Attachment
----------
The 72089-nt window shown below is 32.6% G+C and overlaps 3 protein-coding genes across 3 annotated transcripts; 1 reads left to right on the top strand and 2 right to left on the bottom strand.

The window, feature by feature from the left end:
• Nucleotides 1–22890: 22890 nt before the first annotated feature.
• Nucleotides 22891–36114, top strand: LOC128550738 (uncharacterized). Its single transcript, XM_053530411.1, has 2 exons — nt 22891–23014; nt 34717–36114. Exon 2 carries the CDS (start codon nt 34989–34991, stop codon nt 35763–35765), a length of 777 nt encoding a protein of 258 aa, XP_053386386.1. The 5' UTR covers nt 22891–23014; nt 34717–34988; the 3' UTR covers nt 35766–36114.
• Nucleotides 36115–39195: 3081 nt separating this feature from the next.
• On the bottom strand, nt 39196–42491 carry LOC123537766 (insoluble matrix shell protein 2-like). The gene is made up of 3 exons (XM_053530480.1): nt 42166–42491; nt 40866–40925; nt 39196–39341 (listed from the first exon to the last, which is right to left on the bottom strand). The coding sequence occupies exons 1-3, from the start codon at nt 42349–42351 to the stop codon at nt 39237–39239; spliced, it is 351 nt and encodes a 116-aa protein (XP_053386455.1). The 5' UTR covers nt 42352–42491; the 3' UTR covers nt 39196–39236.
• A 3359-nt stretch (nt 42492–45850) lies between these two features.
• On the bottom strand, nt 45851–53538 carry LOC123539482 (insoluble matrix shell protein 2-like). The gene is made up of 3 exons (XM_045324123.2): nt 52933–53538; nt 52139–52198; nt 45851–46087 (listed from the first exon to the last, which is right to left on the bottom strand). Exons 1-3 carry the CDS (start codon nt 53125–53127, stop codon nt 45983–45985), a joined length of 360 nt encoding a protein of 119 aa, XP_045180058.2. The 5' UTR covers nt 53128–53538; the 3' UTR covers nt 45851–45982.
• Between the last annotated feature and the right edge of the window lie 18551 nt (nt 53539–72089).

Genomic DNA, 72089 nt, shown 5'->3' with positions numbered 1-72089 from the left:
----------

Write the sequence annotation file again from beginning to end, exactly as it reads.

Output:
The 72089-nt window shown below is 32.6% G+C and overlaps 3 protein-coding genes across 3 annotated transcripts; 1 reads left to right on the top strand and 2 right to left on the bottom strand.

The window, feature by feature from the left end:
• Nucleotides 1–22890: 22890 nt before the first annotated feature.
• Nucleotides 22891–36114, top strand: LOC128550738 (uncharacterized). Its single transcript, XM_053530411.1, has 2 exons — nt 22891–23014; nt 34717–36114. Exon 2 carries the CDS (start codon nt 34989–34991, stop codon nt 35763–35765), a length of 777 nt encoding a protein of 258 aa, XP_053386386.1. The 5' UTR covers nt 22891–23014; nt 34717–34988; the 3' UTR covers nt 35766–36114.
• Nucleotides 36115–39195: 3081 nt separating this feature from the next.
• On the bottom strand, nt 39196–42491 carry LOC123537766 (insoluble matrix shell protein 2-like). The gene is made up of 3 exons (XM_053530480.1): nt 42166–42491; nt 40866–40925; nt 39196–39341 (listed from the first exon to the last, which is right to left on the bottom strand). The coding sequence occupies exons 1-3, from the start codon at nt 42349–42351 to the stop codon at nt 39237–39239; spliced, it is 351 nt and encodes a 116-aa protein (XP_053386455.1). The 5' UTR covers nt 42352–42491; the 3' UTR covers nt 39196–39236.
• A 3359-nt stretch (nt 42492–45850) lies between these two features.
• On the bottom strand, nt 45851–53538 carry LOC123539482 (insoluble matrix shell protein 2-like). The gene is made up of 3 exons (XM_045324123.2): nt 52933–53538; nt 52139–52198; nt 45851–46087 (listed from the first exon to the last, which is right to left on the bottom strand). Exons 1-3 carry the CDS (start codon nt 53125–53127, stop codon nt 45983–45985), a joined length of 360 nt encoding a protein of 119 aa, XP_045180058.2. The 5' UTR covers nt 53128–53538; the 3' UTR covers nt 45851–45982.
• Between the last annotated feature and the right edge of the window lie 18551 nt (nt 53539–72089).

Genomic DNA, 72089 nt, shown 5'->3' with positions numbered 1-72089 from the left: